Jan
27

Booby-prize and Booby-maker in Japanese tournaments

Friday, January 27, 2006 Posted by

After competing in the annual SCCJ (Swedish Chamber of Commerce in Japan) bowling competition yesterday, the organizers gave a so-called “Booby Prize” to the team which finished last. This sparked a discussion among us, because some people claimed that the Booby Prize should be given to the person/team second from last and not last.

I did some research and found that the Booby Prize in the Western world indeed is a prize given to the player/team who finished last in a competition whereas in Japan, the Booby Prize is given to the one who finished second from last and the last place will receive a more dubious honor called Booby Maker (i.e. the one who, by finishing last, made the one before him/her win the Booby Prize). The reasoning for this is that anyone can finish last – it requires no effort at all, and whereas the Booby Prize is usually just a joke prize in the Western world, here in Japan it is usually a very nice prize – sometimes it is only surpassed by the 1st prize in value! Thus, to make it hard to receive the Booby Prize, the definition changed to be the one who finished second from last.

Hope that cleared things up for anyone! (I know it did for me!)

Jan
26

Frustrations in Japan Part 2 – Public Transportation

Thursday, January 26, 2006 Posted by

Overcrowded train in Tokyo

Part two in my series about how to prepare (and in some cases, avoid) frustrating things in Japan is about public transportation – mainly trains and subways.

First things first: trains & subways (hereafter referred to simply as ‘trains’) in Japan are crowded, I mean really really crowded. This has to do with the fact that most people commute to work/school by train, and not by car. 2.5 million passengers travel on the JR lines in the Tokyo area every day! Add the private railways and subway lines too, and you get a sense of how much people are travelling around everyday!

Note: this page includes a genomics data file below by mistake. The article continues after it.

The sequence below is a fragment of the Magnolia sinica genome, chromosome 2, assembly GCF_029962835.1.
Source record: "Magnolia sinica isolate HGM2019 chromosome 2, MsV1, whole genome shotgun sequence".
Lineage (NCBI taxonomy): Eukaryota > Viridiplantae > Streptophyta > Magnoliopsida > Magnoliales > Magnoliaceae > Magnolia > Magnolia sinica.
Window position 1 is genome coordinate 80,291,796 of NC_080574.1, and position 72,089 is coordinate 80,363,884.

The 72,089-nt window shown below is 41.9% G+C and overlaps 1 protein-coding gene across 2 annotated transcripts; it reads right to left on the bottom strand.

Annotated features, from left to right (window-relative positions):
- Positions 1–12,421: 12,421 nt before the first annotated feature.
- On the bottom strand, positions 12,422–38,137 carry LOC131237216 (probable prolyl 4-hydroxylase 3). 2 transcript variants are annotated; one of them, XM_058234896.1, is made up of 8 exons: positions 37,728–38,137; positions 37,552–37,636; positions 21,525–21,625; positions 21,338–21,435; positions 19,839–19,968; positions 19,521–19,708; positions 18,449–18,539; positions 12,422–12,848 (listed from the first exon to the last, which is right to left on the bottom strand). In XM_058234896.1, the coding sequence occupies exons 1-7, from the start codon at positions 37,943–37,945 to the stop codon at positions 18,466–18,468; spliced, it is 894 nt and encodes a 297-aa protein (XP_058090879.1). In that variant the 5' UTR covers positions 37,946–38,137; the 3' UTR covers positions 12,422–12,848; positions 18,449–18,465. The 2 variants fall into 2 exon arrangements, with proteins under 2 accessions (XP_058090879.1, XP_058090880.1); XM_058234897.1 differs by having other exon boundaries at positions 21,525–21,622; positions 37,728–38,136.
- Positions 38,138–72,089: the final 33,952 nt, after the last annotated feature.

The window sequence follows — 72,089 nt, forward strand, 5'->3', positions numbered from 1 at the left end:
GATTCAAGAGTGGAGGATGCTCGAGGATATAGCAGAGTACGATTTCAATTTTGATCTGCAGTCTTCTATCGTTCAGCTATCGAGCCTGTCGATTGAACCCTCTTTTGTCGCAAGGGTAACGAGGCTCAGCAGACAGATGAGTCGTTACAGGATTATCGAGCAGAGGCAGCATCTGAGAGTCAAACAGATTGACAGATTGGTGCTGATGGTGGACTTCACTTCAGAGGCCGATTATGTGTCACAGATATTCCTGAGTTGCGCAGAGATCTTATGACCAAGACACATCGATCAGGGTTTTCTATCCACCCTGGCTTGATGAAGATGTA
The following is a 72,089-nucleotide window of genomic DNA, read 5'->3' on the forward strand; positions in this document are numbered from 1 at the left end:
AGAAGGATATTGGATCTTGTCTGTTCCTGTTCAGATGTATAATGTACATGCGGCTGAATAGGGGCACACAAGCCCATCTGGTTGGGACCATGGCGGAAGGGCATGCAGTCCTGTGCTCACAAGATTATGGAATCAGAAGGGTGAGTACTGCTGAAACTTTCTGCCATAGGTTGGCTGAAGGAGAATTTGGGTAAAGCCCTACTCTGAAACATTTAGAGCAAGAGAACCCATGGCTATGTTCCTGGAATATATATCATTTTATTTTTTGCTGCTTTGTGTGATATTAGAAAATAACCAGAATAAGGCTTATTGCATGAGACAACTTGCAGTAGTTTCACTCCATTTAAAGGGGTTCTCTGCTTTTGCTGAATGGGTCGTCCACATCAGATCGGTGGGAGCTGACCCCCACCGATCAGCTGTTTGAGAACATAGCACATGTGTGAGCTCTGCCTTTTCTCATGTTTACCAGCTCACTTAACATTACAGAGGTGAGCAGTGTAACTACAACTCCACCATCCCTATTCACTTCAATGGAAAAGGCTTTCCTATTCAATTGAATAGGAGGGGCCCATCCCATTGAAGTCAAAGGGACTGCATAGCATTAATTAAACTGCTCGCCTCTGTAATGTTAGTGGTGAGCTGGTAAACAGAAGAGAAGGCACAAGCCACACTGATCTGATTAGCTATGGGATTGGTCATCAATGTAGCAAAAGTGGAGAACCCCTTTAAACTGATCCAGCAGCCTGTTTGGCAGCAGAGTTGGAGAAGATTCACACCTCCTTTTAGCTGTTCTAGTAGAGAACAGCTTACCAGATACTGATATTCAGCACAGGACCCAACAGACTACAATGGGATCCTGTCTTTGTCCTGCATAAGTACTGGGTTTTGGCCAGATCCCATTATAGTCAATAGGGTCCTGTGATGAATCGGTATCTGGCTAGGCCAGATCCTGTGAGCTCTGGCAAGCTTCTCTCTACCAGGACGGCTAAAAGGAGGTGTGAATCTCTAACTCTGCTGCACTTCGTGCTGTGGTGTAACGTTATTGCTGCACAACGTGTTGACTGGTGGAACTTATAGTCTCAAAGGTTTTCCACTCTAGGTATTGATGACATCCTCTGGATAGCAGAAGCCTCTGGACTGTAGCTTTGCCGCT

So, rush hour here in Tokyo for instance (approximately 8 AM – 9 AM) is sort of “survival of the fittest”! Cars are filled over specified capacity, often to 150-220% during morning rush hour, depending on which line you take. Here is an illustraion of what the train congestion levels look like in practice. (The comments below the illustrations are in Japanese, but check out Mari’s translation.) I found some good information about which lines are the most/least crowded in the Tokyo Metropolitan area so I want to present those statistics to you. I put them at the bottom of this post as a sort of Appendix. (If you entered through the main page, you have to click “Read the rest of this entry” further down.)

This is how your train ride should be!

OK, so if you look at the statistics you can see which lines to avoid like the plague in the mornings. Unfortunately, the chances that you actually live along one of those train lines is pretty high – hence the high congestion rate! Here are then some small tips on how to make your train travelling a little bit more enjoyable:

* Avoid rush hour altogether! If you have the luxury of controlling exactly when to travel, you’d better try to go either before 8 AM, or close to, or after 9 AM – because the trains are much emptier then.

* Seek out alternate routes! Investigate the areas around your house and your place of work; are there alternate routes to take which will not slow you down too much? Sometimes it’s worth taking somewhat of a detour to work, if it takes you through less crowded train lines etc, and you only lose around 5 minutes travel time.

* Get on at the first station of the train line. Yes, this is a no-brainer but it can be hard to do anything about it, unless you want to move! If you get on at the first stop, you of course have high chances of getting a seat, which will definately make your travel experience more relaxed. If you live one stop from the final station, if you have time to spare, consider taking the train in the opposite direction back to the end station, and then remain onboard when it returns in the other direction.